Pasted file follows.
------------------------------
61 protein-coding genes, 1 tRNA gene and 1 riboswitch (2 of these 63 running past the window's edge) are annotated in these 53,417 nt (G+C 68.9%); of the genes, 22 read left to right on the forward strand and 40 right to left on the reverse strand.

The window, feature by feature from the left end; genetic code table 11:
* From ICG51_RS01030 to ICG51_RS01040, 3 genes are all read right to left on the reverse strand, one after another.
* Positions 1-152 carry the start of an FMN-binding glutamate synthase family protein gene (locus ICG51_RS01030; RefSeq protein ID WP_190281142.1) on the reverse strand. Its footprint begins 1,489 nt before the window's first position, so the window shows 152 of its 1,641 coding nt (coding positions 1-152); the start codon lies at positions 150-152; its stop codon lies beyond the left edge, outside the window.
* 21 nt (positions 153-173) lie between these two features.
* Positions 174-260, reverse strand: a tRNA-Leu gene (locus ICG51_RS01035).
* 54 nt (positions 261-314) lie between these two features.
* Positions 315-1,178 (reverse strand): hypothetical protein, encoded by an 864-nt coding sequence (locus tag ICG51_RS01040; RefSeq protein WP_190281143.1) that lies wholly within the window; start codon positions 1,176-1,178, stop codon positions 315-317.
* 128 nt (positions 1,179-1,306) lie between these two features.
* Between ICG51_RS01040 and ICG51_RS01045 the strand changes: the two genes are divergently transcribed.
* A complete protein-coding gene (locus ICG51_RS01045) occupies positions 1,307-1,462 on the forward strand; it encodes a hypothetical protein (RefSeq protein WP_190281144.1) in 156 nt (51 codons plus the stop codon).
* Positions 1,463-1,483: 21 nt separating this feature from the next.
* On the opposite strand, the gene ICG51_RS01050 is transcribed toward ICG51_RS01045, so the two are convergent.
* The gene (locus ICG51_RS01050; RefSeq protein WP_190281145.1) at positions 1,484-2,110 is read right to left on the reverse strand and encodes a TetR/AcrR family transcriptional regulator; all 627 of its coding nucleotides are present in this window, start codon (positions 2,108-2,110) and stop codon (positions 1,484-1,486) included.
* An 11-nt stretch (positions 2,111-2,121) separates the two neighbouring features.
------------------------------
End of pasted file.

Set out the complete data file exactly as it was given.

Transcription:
61 protein-coding genes, 1 tRNA gene and 1 riboswitch (2 of these 63 running past the window's edge) are annotated in these 53,417 nt (G+C 68.9%); of the genes, 22 read left to right on the forward strand and 40 right to left on the reverse strand.

The window, feature by feature from the left end; genetic code table 11:
* From ICG51_RS01030 to ICG51_RS01040, 3 genes are all read right to left on the reverse strand, one after another.
* Positions 1-152 carry the start of an FMN-binding glutamate synthase family protein gene (locus ICG51_RS01030; RefSeq protein ID WP_190281142.1) on the reverse strand. Its footprint begins 1,489 nt before the window's first position, so the window shows 152 of its 1,641 coding nt (coding positions 1-152); the start codon lies at positions 150-152; its stop codon lies beyond the left edge, outside the window.
* 21 nt (positions 153-173) lie between these two features.
* Positions 174-260, reverse strand: a tRNA-Leu gene (locus ICG51_RS01035).
* 54 nt (positions 261-314) lie between these two features.
* Positions 315-1,178 (reverse strand): hypothetical protein, encoded by an 864-nt coding sequence (locus tag ICG51_RS01040; RefSeq protein WP_190281143.1) that lies wholly within the window; start codon positions 1,176-1,178, stop codon positions 315-317.
* 128 nt (positions 1,179-1,306) lie between these two features.
* Between ICG51_RS01040 and ICG51_RS01045 the strand changes: the two genes are divergently transcribed.
* A complete protein-coding gene (locus ICG51_RS01045) occupies positions 1,307-1,462 on the forward strand; it encodes a hypothetical protein (RefSeq protein WP_190281144.1) in 156 nt (51 codons plus the stop codon).
* Positions 1,463-1,483: 21 nt separating this feature from the next.
* On the opposite strand, the gene ICG51_RS01050 is transcribed toward ICG51_RS01045, so the two are convergent.
* The gene (locus ICG51_RS01050; RefSeq protein WP_190281145.1) at positions 1,484-2,110 is read right to left on the reverse strand and encodes a TetR/AcrR family transcriptional regulator; all 627 of its coding nucleotides are present in this window, start codon (positions 2,108-2,110) and stop codon (positions 1,484-1,486) included.
* An 11-nt stretch (positions 2,111-2,121) separates the two neighbouring features.